A young married couple share a train carriage with an unusual
gentleman called Doctor Werdegast. When he offers them a ride
in his car they crash near a large secluded house built on
the site of an old fortress. The couple soon discover it is
not by chance they are here. Werdegast wants revenge on his
old "friend" Hjalmar Poelzig, who was responsible
for his imprisonment there and the deaths of many other men
during the war. Most importantly he seeks information on the
status and whereabouts of his beloved wife and daughter. When
they are discovered in the house, Werdegast attempts to play
games of manipulation to defeat and ultimately kill his enemy,
but Poelzig is an old hand at this and reveals himself to
be the leader of a satanic cult. Meanwhile, the couple find
it impossible to leave...
could be a stronger foundation for a film than to base it
on a tale by master horror writer Edgar Allan Poe. I've read
Poe's short story The Black Cat, and this Universal
film from 1934 doesn't even vaguely resemble it. In Poe's
original the narrator tells of a cat he is cruel to and appears
to keep returning from the dead, particularly as a macabre
witness to the murder of his wife at his own hands. As you'll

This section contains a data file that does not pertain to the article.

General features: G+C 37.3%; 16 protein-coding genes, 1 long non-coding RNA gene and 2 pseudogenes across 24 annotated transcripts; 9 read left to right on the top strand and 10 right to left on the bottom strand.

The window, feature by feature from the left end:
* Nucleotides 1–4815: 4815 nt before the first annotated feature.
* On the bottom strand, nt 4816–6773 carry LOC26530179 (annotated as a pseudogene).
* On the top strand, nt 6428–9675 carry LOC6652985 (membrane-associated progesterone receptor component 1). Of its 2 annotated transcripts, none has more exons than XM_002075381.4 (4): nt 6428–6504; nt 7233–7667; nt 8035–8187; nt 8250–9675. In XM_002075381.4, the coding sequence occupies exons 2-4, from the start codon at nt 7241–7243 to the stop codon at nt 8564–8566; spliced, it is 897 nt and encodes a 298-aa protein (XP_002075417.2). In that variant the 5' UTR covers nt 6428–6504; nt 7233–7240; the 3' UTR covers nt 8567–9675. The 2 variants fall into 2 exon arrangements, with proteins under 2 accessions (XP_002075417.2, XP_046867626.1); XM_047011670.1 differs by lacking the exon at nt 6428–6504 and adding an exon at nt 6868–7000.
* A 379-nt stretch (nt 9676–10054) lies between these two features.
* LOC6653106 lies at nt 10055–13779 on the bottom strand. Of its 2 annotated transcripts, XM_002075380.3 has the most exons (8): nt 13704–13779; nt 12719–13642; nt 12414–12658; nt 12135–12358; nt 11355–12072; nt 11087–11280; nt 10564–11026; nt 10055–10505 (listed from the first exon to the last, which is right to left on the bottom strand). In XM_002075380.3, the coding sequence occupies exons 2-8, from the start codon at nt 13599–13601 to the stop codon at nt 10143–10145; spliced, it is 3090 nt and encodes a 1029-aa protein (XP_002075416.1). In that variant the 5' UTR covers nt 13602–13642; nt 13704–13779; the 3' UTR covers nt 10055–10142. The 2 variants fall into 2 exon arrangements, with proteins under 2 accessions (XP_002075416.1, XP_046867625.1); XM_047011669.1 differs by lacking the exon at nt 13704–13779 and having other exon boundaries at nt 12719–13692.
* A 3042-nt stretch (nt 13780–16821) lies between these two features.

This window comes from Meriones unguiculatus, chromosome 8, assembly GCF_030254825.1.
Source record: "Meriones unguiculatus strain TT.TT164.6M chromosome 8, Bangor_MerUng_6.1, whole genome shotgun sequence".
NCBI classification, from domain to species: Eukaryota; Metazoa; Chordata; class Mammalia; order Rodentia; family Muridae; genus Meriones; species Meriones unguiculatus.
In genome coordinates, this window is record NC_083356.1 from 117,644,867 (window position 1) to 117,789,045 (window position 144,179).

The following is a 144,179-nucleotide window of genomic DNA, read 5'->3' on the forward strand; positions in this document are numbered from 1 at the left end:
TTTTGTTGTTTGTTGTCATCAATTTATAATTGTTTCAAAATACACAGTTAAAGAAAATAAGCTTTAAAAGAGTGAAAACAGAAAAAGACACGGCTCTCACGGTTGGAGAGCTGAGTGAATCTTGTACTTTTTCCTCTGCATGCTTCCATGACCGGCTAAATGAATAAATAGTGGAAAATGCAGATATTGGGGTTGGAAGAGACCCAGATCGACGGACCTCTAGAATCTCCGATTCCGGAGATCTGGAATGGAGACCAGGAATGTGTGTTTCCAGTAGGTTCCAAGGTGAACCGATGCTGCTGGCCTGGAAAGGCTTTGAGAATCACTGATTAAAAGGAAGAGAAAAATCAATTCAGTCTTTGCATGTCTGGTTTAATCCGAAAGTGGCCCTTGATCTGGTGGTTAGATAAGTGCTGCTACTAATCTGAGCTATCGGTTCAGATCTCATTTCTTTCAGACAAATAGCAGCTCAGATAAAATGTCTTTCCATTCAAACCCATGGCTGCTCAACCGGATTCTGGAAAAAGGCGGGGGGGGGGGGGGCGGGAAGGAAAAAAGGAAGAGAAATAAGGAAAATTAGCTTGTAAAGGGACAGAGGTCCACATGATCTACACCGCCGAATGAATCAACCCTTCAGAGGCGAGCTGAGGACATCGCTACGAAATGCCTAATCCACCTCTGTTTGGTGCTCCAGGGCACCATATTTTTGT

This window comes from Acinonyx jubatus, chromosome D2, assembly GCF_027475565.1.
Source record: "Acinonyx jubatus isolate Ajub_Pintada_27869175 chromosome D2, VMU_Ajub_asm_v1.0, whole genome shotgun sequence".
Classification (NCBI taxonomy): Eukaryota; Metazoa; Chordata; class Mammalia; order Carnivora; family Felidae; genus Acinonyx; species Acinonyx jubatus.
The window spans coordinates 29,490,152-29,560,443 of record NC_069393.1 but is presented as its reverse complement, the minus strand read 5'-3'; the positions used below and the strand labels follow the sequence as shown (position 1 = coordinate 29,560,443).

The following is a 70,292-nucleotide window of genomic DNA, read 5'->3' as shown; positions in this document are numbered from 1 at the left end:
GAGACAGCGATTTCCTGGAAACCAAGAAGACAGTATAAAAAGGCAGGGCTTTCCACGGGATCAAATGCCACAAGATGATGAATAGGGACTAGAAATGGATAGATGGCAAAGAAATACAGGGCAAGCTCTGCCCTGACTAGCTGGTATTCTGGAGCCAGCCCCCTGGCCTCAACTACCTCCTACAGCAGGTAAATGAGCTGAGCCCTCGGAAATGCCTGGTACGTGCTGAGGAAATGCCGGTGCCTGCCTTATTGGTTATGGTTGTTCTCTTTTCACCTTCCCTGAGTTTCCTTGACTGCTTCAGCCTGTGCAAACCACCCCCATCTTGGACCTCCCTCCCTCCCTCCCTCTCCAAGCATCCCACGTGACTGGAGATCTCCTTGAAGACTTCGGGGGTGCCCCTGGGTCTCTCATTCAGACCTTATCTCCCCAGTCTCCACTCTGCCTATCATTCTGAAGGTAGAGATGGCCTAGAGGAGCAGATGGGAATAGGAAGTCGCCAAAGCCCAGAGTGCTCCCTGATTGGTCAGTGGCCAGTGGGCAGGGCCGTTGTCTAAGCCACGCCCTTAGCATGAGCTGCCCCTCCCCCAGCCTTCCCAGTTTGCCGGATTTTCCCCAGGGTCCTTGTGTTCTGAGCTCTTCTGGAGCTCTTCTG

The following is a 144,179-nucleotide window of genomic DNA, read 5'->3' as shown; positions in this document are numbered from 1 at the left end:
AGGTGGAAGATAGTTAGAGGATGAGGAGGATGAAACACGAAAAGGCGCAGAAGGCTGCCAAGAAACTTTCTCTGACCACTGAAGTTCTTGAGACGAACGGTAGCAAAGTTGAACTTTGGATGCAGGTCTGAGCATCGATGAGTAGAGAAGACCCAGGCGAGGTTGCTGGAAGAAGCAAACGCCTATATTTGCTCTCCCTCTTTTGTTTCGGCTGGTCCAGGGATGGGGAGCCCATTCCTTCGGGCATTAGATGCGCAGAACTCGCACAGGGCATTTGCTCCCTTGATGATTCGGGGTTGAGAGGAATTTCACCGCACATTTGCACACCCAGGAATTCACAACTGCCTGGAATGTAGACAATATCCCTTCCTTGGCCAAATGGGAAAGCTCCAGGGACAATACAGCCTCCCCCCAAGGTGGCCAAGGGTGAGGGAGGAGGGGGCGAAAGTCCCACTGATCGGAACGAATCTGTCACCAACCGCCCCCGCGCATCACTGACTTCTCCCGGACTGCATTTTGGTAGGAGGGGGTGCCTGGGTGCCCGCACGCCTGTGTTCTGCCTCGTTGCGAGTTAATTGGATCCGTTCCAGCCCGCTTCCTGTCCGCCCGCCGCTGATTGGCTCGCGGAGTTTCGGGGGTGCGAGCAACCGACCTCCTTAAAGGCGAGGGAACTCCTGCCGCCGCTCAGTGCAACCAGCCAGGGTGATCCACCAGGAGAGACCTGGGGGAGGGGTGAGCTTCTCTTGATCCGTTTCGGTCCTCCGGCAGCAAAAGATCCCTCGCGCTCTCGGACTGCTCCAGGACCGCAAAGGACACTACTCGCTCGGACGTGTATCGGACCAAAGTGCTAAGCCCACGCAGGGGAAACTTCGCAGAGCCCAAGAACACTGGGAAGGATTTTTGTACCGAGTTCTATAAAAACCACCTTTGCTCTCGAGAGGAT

have noticed from the synopsis above, using his name could
only have been a marketing ploy, particularly as studying
the credits reveals that this story is based on an original
idea by Edgar G. Ulmer (the director) and Peter Ruric (the
black cat of the title makes only two very brief appearances
to show that Werdegast has an intense fear of them, regarding
the animal as not only bad luck but as a representation of
death itself. I naturally assumed that it would return at
a pivotal scene near the end, but the idea is entirely wasted,
as is the revelation of the daughter's presence only to have
her quickly and illogically seen-off by Poelzig.
Karloff and Bela Lugosi both use their intensity to considerable
effect here, but Karloff (Poelzig) manages it to greater aplomb,
probably because he has significantly less lines and therefore
can practice his stare more often. As you would expect from
this era, the female characters scream and faint with next
to no provocation, and the score consists of constantly loud
orchestral music with no sense of mood and suspense-building.
It only relents slightly in order for Karloff to play with
his organ, so to speak, Phantom of the Opera style.
Didn't anyone tell him that's the job of Claude Raines.
competent thriller, but not the classic the back cover quotes
would have you believe.